Share this story...
Latest News

Hawk Talk highlights: Offensive-line issues

The Seahawks are 7-1 despite having to play backups along their offensive line for most of the season. (AP)

By Brady Henderson

The Seahawks have a division- and conference-leading 7-1 record at the mid-point of the season.

It doesn’t quite feel that way based on concerns about an offensive line that allowed a season-high seven sacks against St. Louis, bringing the total to 19 over the last five games.

Questions about Seattle’s offensive line dominated the latest edition of “Hawk Talk” with Danny O’Neil. The chat transcript can be found here. Highlights are below.

Just Flynn Baby was in disbelief that the Seahawks did not acquire an offensive lineman before the trade deadline.

Danny O’Neil: So here’s the thing: You believe that this front office – which made 200-some roster moves in its first year – was afraid to make a move that it thought would upgrade its position? You think that this front office – which has turned the Seahawks franchise around, found a franchise quarterback in the third round and drafted Pro Bowlers at free safety, strong safety and signed a Pro Bowl cornerback out of the CFL – is now bad at evaluating talent?

Just Flynn Baby responded by saying Seattle could have found a starting guard or tackle by giving up a second- or third-round pick.

Danny O’Neil: Because that works in the NFL? To just “go get” a starting guard or tackle at the deadline?

Just Flynn Baby said the Seahawks are “horrible” at evaluating offensive-line talent.

Danny O’Neil: They are horrible because they took a defensive lineman in the seventh round and converted him to guard? James Carpenter looks like a bad pick. John Moffitt obviously washed out. But Russell Okung is a Pro Bowler, Max Unger became a Pro Bowler under their regime and they’re currently missing two starting offensive tackles, and you see that as evidence of incompetence.

Just Flynn Baby said the Seahawks’ front office hasn’t moved on from its mistakes on the offensive line.

Danny O’Neil: I’m pretty sure, if we go back 12 months ago, you were swearing that this team was incompetent at evaluating quarterbacks. Or maybe you still think that. It’s fair to criticize the decisions that have been made along the offensive line, especially with regard to James Carpenter. It’s also fair to question the rationale that led to sticking with Sweezy ahead of Moffitt. That’s proof that this front office and scouting department is not perfect. It doesn’t demonstrate incompetence.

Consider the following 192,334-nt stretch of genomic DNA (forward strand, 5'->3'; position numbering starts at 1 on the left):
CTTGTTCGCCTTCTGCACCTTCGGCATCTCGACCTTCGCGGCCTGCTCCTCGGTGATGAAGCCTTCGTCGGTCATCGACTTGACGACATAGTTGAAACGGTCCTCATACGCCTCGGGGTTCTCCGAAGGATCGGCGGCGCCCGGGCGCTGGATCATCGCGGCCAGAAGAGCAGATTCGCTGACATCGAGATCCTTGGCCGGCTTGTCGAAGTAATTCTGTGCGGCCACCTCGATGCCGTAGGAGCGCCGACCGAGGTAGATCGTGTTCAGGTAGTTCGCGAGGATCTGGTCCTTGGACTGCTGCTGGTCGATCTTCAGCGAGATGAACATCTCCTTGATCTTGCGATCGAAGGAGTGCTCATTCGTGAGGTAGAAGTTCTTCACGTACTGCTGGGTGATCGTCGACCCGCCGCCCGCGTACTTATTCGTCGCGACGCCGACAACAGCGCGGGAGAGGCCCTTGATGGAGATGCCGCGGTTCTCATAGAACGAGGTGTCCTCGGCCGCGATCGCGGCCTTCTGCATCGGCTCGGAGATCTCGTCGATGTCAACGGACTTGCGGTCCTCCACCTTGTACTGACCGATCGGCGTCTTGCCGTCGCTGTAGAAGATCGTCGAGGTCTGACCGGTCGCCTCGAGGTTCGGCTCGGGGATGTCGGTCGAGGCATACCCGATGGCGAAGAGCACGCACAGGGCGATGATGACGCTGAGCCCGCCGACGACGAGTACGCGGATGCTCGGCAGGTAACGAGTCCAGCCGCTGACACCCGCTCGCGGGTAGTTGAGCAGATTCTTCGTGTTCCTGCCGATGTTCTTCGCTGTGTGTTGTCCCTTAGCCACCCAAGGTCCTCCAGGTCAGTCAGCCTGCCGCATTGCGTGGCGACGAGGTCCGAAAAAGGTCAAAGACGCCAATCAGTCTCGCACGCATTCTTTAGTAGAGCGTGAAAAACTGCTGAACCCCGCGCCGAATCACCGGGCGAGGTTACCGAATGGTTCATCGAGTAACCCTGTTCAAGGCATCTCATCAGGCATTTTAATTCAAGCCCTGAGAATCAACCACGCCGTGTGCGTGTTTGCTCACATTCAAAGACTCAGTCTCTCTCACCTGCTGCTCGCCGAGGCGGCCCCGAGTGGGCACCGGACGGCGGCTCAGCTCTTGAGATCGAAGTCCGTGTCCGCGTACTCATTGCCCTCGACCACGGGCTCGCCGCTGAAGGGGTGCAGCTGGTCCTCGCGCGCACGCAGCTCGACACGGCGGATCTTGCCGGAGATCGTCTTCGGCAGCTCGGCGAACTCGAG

Russell asked about the level of concern regarding Seattle’s offensive line.

Danny O’Neil: One being it’s of no concern, five being it’s an area that requires considerable improvement to advance in the playoffs and 10 being panicked insistence that this will absolutely submarine the team to a 10-win season? I’m about a five. It’s an area of extreme concern, and if the level of play there doesn’t improve, it will prevent this team from making a deep postseason run.

sandhu_10 asked whether Russell Wilson would be better served quarterbacking an offense that places a bigger priority on protecting him.

Danny O’Neil: He’s at his best when he has the freedom to improvise, as he’s currently doing. I think this kind of offense is what suits him best. It features the play-action pass, allows him to roll out and has a coach that doesn’t mind him improvising. The issue is that he’s under such pressure that he’s in danger of being hurt.

Tony asked whether receiver Ricardo Lockette is a candidate to be signed off the practice squad with Sidney Rice out and Percy Harvin’s status up in the air.

Danny O’Neil: Sure. Definitely a candidate. That said, I’ve seen enough of Ricardo Lockette over his time here to say that it would be too much to expect him to single-handedly improve the offense. Or do it with both hands, for that matter. But sure, he could help.

These arent the Hawks youre looking for asked what Seattle’s biggest strength and weakness is.

Danny O’Neil: Greatest strength: The play at the back end with the man-coverage ability on the outside and Earl Thomas’ range. Biggest weakness: The offensive line, specifically pass protection. Biggest long-term concern: This team is losing its offensive identity. They want to run the ball first and Marshawn Lynch had three carries.